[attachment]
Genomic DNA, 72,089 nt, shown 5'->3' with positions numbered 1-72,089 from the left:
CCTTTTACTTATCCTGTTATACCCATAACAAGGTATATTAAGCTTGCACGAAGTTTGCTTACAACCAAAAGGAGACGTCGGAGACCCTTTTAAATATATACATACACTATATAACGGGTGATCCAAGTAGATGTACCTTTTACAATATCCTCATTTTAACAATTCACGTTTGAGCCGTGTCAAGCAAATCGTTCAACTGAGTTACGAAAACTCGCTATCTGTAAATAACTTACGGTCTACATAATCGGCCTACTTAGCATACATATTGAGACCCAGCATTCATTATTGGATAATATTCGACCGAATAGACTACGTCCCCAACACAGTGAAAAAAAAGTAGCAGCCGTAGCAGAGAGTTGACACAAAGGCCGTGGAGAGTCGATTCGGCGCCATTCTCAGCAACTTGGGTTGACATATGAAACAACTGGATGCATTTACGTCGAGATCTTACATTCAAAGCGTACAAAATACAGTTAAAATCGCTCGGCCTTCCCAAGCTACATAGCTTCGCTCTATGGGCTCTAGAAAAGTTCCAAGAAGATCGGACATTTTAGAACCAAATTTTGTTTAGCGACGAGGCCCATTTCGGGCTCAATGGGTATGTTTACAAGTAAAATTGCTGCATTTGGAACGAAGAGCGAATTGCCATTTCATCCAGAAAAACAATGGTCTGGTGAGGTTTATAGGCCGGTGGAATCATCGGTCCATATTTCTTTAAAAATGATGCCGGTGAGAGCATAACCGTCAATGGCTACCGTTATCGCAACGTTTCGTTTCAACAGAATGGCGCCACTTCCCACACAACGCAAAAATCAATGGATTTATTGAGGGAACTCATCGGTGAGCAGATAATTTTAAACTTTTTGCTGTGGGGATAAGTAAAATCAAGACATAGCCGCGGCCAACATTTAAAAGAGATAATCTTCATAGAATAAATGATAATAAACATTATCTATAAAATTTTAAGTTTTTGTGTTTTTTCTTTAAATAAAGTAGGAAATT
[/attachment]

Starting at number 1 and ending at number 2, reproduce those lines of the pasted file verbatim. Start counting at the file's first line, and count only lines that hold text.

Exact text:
Genomic DNA, 72,089 nt, shown 5'->3' with positions numbered 1-72,089 from the left:
CCTTTTACTTATCCTGTTATACCCATAACAAGGTATATTAAGCTTGCACGAAGTTTGCTTACAACCAAAAGGAGACGTCGGAGACCCTTTTAAATATATACATACACTATATAACGGGTGATCCAAGTAGATGTACCTTTTACAATATCCTCATTTTAACAATTCACGTTTGAGCCGTGTCAAGCAAATCGTTCAACTGAGTTACGAAAACTCGCTATCTGTAAATAACTTACGGTCTACATAATCGGCCTACTTAGCATACATATTGAGACCCAGCATTCATTATTGGATAATATTCGACCGAATAGACTACGTCCCCAACACAGTGAAAAAAAAGTAGCAGCCGTAGCAGAGAGTTGACACAAAGGCCGTGGAGAGTCGATTCGGCGCCATTCTCAGCAACTTGGGTTGACATATGAAACAACTGGATGCATTTACGTCGAGATCTTACATTCAAAGCGTACAAAATACAGTTAAAATCGCTCGGCCTTCCCAAGCTACATAGCTTCGCTCTATGGGCTCTAGAAAAGTTCCAAGAAGATCGGACATTTTAGAACCAAATTTTGTTTAGCGACGAGGCCCATTTCGGGCTCAATGGGTATGTTTACAAGTAAAATTGCTGCATTTGGAACGAAGAGCGAATTGCCATTTCATCCAGAAAAACAATGGTCTGGTGAGGTTTATAGGCCGGTGGAATCATCGGTCCATATTTCTTTAAAAATGATGCCGGTGAGAGCATAACCGTCAATGGCTACCGTTATCGCAACGTTTCGTTTCAACAGAATGGCGCCACTTCCCACACAACGCAAAAATCAATGGATTTATTGAGGGAACTCATCGGTGAGCAGATAATTTTAAACTTTTTGCTGTGGGGATAAGTAAAATCAAGACATAGCCGCGGCCAACATTTAAAAGAGATAATCTTCATAGAATAAATGATAATAAACATTATCTATAAAATTTTAAGTTTTTGTGTTTTTTCTTTAAATAAAGTAGGAAATT